ROWING: VAL Edwards rubbed shoulders with Britain's greatest Olympian after proving herself a fast learner.
The 43-year-old mum, who works in the reprographics department at Frodsham Science and Technology College, only took up rowing at Runcorn Rowing Club nine months ago.
But she returned from a national indoor championships with bronze to prove it is not only Sir Steve Redgrave who come home with medals.
And the sporting knight was among the first to congratulate Val on her success at the AXA PPP Healthcare British Indoor Rowing Championships, presenting her with the medal.
Val had raced to third place in a closely-contested women's 40-44 heavyweight category at the National Indoor Arena, Birmingham.
The event, in its 13th year, one of its biggest ever entries.
In front of a 7,000 crowd, Val clocked seven minutes 45.3 seconds over the 2,000m Olympic regatta distance on a Concept 2 Indoor Rower.
'It was fantastic to be up there with Sir Steve,' she said. 'It was the first time I have ever been on a podium and it was quite exciting.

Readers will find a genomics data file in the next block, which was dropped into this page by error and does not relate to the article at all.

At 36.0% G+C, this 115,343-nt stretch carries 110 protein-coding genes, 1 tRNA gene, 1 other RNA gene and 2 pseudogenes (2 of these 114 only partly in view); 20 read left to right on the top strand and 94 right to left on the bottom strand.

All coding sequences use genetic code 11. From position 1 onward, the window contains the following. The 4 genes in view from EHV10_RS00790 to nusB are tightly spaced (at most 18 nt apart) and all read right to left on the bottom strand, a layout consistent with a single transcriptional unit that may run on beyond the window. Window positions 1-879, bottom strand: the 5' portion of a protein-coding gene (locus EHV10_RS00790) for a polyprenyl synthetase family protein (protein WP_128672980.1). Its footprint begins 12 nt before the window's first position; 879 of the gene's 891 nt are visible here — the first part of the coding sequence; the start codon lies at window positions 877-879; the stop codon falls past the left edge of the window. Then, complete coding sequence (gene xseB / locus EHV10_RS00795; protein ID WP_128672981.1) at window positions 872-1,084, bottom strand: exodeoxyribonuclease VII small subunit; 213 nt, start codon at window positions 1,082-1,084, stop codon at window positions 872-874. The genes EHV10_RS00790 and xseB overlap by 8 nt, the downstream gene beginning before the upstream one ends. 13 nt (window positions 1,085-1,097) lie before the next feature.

'I only started rowing in March this year, mainly because my 15-year-old daughter Toni was doing it.'
Frodsham College has a strong connection with Run-corn Rowing Club as one of two schools - the other being Helsby High - to benefit from their Project Oarsome project.
Financed by the Amateur Rowing Association, the iniative is designed to attract more youngsters into the sport.
The college has five in-house rowing machines and, like Helsby, was allocated 10 free places at the national championships.
Nine pupils including Val's daughter Toni, who finished ninth, and 11-year-old son Sam joined Val in the Frodsham team. All achieved personal bests with Val beating her time by 20 secs.
Val, who lives in Frodsham, was one of several mums who were drawn into competing through the involvement of their children at Clifton Village. They formed a Ladies' Quad which won the Runcorn Head in October, albeit unopposed, and finished third at the Northwich Head, where Val teamed up with Heather Hatt in a double.
Sir Steve Redgrave, as patron of the Birmingham event, was among the 2,500-plus competitors as was another of our most-celebrated Olympic rowers James Cracknell.
Sir Steve said: 'This is an portunity for people of all ages and abilities to take part in a race alongside some of the country's finest athletes.'